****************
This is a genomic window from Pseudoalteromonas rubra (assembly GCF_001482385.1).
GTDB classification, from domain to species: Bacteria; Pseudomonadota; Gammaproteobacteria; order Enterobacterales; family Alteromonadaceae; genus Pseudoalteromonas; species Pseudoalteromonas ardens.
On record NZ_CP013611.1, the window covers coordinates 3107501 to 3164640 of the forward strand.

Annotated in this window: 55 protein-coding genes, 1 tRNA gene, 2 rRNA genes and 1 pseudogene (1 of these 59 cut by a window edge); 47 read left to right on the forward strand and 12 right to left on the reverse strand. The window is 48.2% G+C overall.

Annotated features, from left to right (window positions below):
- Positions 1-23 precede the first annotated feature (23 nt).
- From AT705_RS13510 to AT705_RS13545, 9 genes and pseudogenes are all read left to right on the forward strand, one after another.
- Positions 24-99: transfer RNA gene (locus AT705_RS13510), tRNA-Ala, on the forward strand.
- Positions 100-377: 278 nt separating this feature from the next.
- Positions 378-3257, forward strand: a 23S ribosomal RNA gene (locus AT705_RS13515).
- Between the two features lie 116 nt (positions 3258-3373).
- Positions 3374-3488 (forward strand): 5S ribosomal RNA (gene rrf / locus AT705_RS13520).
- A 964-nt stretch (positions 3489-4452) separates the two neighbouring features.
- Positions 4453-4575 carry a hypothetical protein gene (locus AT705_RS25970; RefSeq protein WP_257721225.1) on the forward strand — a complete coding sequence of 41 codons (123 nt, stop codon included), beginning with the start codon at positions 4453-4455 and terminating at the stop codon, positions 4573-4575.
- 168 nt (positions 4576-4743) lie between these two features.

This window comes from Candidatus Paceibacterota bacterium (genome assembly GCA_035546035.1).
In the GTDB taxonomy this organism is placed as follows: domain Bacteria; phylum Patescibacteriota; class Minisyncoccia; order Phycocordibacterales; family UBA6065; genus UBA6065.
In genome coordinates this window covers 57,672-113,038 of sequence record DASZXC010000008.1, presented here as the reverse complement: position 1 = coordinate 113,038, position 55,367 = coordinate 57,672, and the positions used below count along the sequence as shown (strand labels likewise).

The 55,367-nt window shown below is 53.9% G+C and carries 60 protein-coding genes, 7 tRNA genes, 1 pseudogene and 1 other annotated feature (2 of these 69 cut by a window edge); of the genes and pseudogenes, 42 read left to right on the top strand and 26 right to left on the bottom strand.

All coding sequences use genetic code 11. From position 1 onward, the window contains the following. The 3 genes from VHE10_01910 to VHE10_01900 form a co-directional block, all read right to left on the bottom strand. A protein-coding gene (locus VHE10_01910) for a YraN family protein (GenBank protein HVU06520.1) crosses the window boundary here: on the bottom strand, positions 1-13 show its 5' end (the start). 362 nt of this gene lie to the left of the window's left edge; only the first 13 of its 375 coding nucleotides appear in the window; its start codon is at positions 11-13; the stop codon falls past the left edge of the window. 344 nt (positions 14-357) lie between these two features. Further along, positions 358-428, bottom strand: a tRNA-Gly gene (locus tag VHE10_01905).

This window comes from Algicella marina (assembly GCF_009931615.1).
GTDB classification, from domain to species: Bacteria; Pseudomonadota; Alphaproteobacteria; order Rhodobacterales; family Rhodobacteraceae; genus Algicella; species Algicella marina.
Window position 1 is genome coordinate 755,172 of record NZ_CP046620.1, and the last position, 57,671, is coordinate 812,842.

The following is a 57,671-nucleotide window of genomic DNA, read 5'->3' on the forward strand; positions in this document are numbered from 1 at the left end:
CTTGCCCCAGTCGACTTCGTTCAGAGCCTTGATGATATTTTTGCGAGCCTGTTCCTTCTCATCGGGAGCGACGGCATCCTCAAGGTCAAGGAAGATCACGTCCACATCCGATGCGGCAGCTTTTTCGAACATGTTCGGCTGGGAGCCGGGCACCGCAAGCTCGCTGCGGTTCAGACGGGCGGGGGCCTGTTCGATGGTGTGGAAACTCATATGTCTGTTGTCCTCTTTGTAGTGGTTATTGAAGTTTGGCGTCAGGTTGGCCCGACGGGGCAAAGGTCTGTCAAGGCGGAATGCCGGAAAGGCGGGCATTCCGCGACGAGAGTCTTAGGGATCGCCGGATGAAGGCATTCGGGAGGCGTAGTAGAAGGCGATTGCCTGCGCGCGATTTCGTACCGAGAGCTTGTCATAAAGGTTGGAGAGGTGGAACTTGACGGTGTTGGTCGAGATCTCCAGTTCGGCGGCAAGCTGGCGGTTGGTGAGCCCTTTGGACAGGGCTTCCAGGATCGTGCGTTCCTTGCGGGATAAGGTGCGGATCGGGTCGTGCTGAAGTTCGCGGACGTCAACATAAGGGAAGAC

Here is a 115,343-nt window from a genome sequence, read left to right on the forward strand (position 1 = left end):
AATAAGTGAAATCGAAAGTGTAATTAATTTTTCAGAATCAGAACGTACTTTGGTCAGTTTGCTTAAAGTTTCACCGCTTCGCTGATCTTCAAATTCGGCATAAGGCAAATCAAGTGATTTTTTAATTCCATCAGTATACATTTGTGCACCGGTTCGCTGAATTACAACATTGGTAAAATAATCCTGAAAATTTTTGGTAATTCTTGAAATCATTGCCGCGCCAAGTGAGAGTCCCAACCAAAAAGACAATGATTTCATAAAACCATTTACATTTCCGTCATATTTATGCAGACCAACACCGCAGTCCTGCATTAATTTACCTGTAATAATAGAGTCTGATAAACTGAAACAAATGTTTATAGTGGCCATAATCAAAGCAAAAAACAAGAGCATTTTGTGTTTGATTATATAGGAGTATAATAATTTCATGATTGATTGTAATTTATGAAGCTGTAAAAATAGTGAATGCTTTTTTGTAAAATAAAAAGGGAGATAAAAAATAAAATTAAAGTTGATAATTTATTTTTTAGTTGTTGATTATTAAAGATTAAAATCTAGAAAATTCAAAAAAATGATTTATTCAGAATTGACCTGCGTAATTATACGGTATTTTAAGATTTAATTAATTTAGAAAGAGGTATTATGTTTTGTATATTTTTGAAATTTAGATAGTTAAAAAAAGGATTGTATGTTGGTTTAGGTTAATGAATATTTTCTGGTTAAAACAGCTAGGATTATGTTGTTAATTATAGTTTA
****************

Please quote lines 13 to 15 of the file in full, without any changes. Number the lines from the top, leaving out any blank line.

- A 964-nt stretch (positions 3489-4452) separates the two neighbouring features.
- Positions 4453-4575 carry a hypothetical protein gene (locus AT705_RS25970; RefSeq protein WP_257721225.1) on the forward strand — a complete coding sequence of 41 codons (123 nt, stop codon included), beginning with the start codon at positions 4453-4455 and terminating at the stop codon, positions 4573-4575.
- 168 nt (positions 4576-4743) lie between these two features.